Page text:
(Bloomberg) — An influential advisory panel of doctors and health experts will for the first time address the cost-effectiveness of pricey hepatitis C drugs in updated guidelines that may change prescribing and coverage for the medicines.
The 30-member panel is a joint effort by the American Association for the Study of Liver Diseases and the Infectious Diseases Society of America, which together represent more than 10,000 physicians, health workers and scientists. The guidelines are used by doctors for expertise on how to treat patients and by insurers and governments in setting policy.
Health insurers and government programs have been grappling with the cost of the pills. Made by Gilead Sciences Inc. (Nasdaq:GILD) and AbbVie Inc. (Nasdaq:ABBV), they offer higher cure rates and fewer side effects than older medicines, though their $1,000-a-day price tag has generated criticism.
“The panel will explicitly consider cost and cost-effectiveness,” Benjamin Linas, a member of the group and a doctor at Boston Medical Center, said in an e-mail Thursday.
Since last year, Gilead and AbbVie have been engaged in a back-and-forth price war, offering discounts to health insurers and pharmacy benefit managers in return for access to their patients or exclusive arrangements. The result has been deep price cuts — Gilead said it will discount its drugs Sovaldi and Harvoni by 46 percent this year, on average.
Gilead shares declined less than 1 percent to $103.53 and AbbVie shares were down less than 1 percent to $60.50 at the close in New York.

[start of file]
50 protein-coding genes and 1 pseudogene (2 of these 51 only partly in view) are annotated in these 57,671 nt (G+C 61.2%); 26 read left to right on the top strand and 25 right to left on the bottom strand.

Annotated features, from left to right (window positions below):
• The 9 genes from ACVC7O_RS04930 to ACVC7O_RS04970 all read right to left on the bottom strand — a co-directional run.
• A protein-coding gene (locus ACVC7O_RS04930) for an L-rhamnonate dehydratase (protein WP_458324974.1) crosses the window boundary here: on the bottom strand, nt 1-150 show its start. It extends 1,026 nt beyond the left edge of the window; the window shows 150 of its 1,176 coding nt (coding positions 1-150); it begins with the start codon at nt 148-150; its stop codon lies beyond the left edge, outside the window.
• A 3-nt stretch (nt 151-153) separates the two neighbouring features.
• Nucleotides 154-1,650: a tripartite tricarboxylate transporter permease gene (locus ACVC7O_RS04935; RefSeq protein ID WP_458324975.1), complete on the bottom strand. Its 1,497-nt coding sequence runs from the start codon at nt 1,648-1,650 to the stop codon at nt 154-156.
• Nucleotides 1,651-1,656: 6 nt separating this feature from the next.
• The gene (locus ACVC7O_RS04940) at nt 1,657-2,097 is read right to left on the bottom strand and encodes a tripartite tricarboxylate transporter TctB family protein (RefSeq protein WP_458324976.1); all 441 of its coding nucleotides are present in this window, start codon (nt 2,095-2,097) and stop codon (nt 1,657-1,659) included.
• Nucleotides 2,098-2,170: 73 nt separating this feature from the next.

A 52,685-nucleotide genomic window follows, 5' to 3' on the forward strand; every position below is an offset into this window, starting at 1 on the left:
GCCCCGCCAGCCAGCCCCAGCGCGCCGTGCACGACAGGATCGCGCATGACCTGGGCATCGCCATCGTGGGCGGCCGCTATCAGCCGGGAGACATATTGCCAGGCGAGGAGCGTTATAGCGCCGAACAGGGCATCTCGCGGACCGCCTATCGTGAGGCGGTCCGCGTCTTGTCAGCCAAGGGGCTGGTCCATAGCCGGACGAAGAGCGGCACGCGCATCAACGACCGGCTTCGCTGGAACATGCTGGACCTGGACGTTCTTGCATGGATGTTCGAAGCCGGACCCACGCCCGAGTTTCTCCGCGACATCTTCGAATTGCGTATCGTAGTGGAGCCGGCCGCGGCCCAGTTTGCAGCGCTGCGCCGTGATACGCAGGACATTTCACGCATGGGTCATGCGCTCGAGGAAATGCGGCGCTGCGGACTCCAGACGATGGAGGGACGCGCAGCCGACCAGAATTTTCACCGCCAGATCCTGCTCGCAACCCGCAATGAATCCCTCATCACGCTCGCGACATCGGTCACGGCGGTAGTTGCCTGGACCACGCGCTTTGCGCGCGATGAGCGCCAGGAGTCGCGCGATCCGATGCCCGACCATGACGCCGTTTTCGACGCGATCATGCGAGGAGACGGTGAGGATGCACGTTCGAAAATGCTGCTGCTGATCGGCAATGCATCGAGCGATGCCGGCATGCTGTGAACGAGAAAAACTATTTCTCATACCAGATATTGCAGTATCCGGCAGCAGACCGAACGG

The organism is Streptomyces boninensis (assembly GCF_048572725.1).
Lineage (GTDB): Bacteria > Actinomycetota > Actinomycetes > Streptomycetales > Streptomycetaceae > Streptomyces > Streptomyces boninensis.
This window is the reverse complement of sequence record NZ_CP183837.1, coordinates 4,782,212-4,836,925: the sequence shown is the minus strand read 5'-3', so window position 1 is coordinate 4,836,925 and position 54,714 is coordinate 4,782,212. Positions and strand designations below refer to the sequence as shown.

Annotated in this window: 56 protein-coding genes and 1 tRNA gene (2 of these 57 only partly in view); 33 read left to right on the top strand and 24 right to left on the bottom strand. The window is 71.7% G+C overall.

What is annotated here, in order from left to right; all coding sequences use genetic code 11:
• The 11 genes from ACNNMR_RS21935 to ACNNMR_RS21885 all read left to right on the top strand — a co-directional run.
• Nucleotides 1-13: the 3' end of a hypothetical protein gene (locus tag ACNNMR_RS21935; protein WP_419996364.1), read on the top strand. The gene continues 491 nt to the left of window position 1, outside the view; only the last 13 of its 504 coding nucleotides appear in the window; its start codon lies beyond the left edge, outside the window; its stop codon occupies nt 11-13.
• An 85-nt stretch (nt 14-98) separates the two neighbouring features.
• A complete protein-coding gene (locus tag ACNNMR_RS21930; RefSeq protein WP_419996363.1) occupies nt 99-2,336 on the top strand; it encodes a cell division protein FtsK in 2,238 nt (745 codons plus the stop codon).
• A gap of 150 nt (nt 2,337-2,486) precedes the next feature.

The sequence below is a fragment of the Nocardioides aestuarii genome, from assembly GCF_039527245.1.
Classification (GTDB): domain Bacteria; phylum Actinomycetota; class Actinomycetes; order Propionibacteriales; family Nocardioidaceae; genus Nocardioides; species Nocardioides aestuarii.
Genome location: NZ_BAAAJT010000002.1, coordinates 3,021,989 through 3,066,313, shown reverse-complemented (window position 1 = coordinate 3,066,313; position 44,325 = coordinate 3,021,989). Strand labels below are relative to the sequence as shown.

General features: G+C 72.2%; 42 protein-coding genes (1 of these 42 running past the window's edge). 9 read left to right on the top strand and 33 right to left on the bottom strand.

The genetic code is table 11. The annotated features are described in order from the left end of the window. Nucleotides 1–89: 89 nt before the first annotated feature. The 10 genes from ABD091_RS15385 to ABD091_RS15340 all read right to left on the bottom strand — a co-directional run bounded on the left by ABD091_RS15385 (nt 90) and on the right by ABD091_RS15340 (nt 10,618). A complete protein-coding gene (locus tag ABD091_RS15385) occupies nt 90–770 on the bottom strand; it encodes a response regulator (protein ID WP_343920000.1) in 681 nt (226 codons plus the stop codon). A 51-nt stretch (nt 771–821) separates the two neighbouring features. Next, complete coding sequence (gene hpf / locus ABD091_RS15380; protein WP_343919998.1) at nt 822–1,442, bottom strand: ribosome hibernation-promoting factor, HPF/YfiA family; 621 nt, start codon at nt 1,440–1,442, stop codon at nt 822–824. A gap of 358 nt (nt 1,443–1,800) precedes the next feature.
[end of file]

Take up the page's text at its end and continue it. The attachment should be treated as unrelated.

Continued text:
With more than 3 million Americans living with hepatitis C, health payers face a challenge to afford treatments like Harvoni, which can cost $94,500 for a 12-week course. Harvoni and Sovaldi are projected by analysts to sell $16 billion in 2019.
With discounts, AbbVie’s and Gilead’s drugs are more cost-effective, which should make payers more willing to treat all hepatitis C patients, said Steve Miller, chief medical officer at Express Scripts Holding Co., the biggest U.S. pharmacy benefits manager.
“What we’re recommending to our plan sponsors is that we treat everyone,” Miller said in a telephone interview. “As a physician, the idea that you have a curative therapy that is now affordable and that you would want to wait until people have end-organ damage just doesn’t make clinical sense.”
Cara Miller, a Gilead spokeswoman, declined to comment. A spokeswoman for AbbVie didn’t respond to a request for comment on the guidelines.